Growing Applications of XRF Spectroscopy: In the Field, the Factory, and the Lab

Sep 04, 2015
By Spectroscopy Editors

As a fast, quasi-nondestructive analytical technique, X-ray fluorescence (XRF) spectroscopy is useful for a wide range of applications. To get a sense of the current breadth of XRF’s use and its potential growth in new areas, we asked a panel of experts to comment on the most important application areas for XRF, including the challenges involved and how XRF competes with other techniques.

Geological-related fields are a growing area for XRF application, noted Lora Brehm, a research scientist at Dow Chemical Company. “Geologists, geological engineers, lab technicians, drill geologists, mud loggers, and geochemists are all using XRF,” she said. Some examples include the use of down-hole and portable systems for mining and energy exploration and the use of XRF core scanners for chemostratigraphy studies. “Techniques like inductively coupled plasma–optical emission spectroscopy (ICP-OES) and atomic absorption do not lend themselves to field analysis as they require acid digestion of the sample, but XRF can be readily applied, especially with miniaturization of components.”

Martina Schmeling, an associate professor at Loyola University Chicago, agreed. “The trend is clearly to portability and ease of use in the field,” she said, adding that XRF may also find a place in hydraulic fracturing and gas exploration, given the robustness and ease of use of the method. “XRF has many advantages over the mass spectrometry (MS) methods—the major one being independent of carrier gases and other consumables,” she said. “It is important to keep in mind that there is an XRF spectrometer on Mars, but no ICP-MS.”

Ursula Fittschen, an assistant professor of analytical chemistry at Washington State University, looked more broadly at how XRF competes with other techniques, noting that usage depends on analyte levels and other factors. “Conventional XRF instrumentation is most attractive in all applications where parts-per-million levels are to be analyzed in refractory material,” she said. But for trace elemental analysis in the parts-per-billion range, she noted, ICP-OES is the workhorse, as long as sample material is not limited and digestion is straightforward. For limited samples, micro-analyzing tools like total reflection XRF or graphite furnace atomic absorption spectroscopy may be a better choice. “For detection at the parts-per-trillion level, one needs ICP-MS,” she added.

Several experts mentioned industrial applications for quality control, such as in iron and steel manufacturing. “The precision of steel products is quite high and wavelength-dispersive XRF is needed,” said Jun Kawai, a professor at Kyoto University. “There is one instrument that has 40-crystal spectrometers, making it possible to do quantitative analyses of 40 elements at once with a single XRF instrument.”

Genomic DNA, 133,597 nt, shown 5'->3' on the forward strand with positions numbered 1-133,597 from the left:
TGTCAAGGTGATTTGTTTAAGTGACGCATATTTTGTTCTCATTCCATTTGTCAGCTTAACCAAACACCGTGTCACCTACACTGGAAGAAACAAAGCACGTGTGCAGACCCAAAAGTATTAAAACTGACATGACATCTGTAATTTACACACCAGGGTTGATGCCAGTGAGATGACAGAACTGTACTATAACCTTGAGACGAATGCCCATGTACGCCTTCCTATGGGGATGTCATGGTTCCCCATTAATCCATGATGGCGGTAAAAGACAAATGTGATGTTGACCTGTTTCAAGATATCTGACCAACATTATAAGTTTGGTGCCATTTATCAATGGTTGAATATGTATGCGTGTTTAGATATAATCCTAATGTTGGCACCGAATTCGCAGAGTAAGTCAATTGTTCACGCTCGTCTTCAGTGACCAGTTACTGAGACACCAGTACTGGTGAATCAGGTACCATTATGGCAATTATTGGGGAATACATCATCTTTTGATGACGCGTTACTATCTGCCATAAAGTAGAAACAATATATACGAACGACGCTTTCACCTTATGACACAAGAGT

Industrial applications of XRF go beyond quality control, noted Don Broton, a principal scientist at CTLGroup. “Phase identification and standardless XRF enhance the capability of manufacturing plants to rapidly assess the use of alternative materials and formulations, as well as the by-products of their respective processes,” he said. “A green future will be enhanced by better characterization of these ‘wastes’ so more and better reuse is achieved.”

Future applications include the study of cultural heritage objects, as well as environmental, medical, and other technical fields, said Christina Streli, a professor at Vienna University of Technology. “The value of XRF will be seen wherever nondestructive investigation is valuable,” she said.

George Havrilla of Los Alamos National Laboratory agreed, adding that XRF is already proving its worth in cultural heritage studies. “The rapid growth of imaging works of art using micro XRF is allowing the discovery of overpainted pictures, giving new insights into the provenance of the art,” he said. “These techniques are also revealing how pigments degrade, leading us to understand that some colors we see in artwork today are not the same as they were when first painted by the artist.”

Havrilla also pointed to recent advances in optical tweezers, which use XRF to enable the mechanical manipulation of single cells, in turn enabling elemental imaging of cell contents in vivo. “This can lead us to new understandings of biological mechanisms,” he said.

Kenji Sakurai, a professor and group leader at the National Institute for Materials Science in Tsukuba, Japan, also sees developments in analyzing chemical states by XRF, including important work being done at synchrotrons using X-ray absorption fine structure (XAFS) and X-ray absorption near-edge structure (XANES) with XRF detection. “I believe that chemical state analysis by XRF will open new opportunities in science and many engineering fields.”


This article is an edited excerpt of “Analysis of the State of the Art: X-ray Fluorescence Spectroscopy.”

The article is part of a special group of six articles covering the state of the art of key techniques, also including, inductively coupled plasma–mass spectrometry (ICP-MS), laser-induced breakdown spectroscopy (LIBS), infrared (IR) spectroscopy, near-infrared (NIR) spectroscopy, and Raman spectroscopy.

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